In January, Verizon Communications Inc. bought Intel Corp.’s media group with an eye toward an Internet-delivered TV service over mobile devices. Sony Corp. also said it would launch an Internet-based U.S. TV service this year.
“It’s hard not to see this as the beginning of the virtual (multichannel video service) that we’ve been waiting probably two years for,” said Rich Greenfield, an analyst with BTIG Research. He said that while 100-plus channel high-definition deals will still appeal to most TV consumers, an online-only TV service with mobile capability and lower price will appeal to others.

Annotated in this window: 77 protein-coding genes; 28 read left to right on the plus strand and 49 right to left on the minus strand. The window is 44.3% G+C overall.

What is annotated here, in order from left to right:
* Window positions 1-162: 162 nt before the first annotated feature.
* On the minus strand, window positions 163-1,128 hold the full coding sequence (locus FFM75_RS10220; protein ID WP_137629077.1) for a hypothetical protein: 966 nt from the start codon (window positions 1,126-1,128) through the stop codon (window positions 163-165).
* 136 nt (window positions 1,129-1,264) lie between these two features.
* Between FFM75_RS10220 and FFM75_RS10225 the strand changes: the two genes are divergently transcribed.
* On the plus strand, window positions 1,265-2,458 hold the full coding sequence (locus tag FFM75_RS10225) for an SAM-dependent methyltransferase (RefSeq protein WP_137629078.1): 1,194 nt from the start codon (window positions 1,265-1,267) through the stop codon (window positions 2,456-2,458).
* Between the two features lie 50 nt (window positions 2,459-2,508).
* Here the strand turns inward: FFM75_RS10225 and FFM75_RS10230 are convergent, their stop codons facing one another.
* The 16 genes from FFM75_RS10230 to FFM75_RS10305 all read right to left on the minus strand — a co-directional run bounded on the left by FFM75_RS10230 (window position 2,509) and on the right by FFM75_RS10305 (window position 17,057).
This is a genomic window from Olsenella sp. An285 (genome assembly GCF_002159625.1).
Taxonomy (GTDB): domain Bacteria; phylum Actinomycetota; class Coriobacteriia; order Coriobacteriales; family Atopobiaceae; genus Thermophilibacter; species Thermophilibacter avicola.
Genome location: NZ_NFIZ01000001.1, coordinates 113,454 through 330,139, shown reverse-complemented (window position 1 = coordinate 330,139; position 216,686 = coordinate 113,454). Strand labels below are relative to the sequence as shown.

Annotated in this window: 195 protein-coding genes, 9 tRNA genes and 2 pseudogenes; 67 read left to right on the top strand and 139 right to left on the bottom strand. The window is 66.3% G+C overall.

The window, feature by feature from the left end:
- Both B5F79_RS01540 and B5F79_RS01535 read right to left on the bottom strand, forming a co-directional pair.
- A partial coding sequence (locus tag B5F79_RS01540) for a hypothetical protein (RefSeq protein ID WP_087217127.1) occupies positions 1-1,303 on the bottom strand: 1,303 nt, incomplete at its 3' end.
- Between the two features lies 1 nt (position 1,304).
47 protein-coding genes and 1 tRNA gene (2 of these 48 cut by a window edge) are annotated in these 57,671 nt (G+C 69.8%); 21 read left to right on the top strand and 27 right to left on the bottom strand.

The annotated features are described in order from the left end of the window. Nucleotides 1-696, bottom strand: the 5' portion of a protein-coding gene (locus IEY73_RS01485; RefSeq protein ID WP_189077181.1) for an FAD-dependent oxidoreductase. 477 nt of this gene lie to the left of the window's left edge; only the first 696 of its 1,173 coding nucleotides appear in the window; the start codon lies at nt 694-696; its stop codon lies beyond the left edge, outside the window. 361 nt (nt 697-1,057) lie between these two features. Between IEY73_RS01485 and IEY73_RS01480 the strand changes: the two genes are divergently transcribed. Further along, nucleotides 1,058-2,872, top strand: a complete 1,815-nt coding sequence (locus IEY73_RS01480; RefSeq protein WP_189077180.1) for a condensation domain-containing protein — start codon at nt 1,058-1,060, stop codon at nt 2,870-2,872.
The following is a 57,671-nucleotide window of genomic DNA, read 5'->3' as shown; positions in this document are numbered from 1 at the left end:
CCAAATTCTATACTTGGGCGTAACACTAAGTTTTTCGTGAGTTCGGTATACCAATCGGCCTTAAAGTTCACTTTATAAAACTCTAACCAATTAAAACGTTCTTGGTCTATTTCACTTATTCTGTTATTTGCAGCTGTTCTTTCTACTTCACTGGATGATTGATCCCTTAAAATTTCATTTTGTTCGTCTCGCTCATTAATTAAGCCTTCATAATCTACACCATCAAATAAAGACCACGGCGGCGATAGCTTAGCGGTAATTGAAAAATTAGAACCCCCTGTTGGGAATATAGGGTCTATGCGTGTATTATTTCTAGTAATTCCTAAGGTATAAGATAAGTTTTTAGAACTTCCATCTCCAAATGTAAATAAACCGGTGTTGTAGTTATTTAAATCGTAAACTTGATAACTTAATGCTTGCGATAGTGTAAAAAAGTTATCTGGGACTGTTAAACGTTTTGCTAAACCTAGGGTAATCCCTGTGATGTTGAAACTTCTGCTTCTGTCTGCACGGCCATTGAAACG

“I think it’s realizing that it isn’t a one-size-fits-all market for multichannel video,” he said.
Dave Shull, Dish’s chief commercial officer, said Dish’s offering will target people ages 18 to 34 who live in apartments, don’t have multiple TV sets and don’t need a traditional committment.
For Dish, that commitment usually means a two-year contract. Long-term contracts allow the company to make a profit while covering launching and maintaining satellites and installing dishes.
By delivering video over the Internet, Dish would probably contain costs.
The deal’s financial terms were not disclosed.
Dish CEO Joseph Clayton said in a statement the deal was “about predicting the future of television.”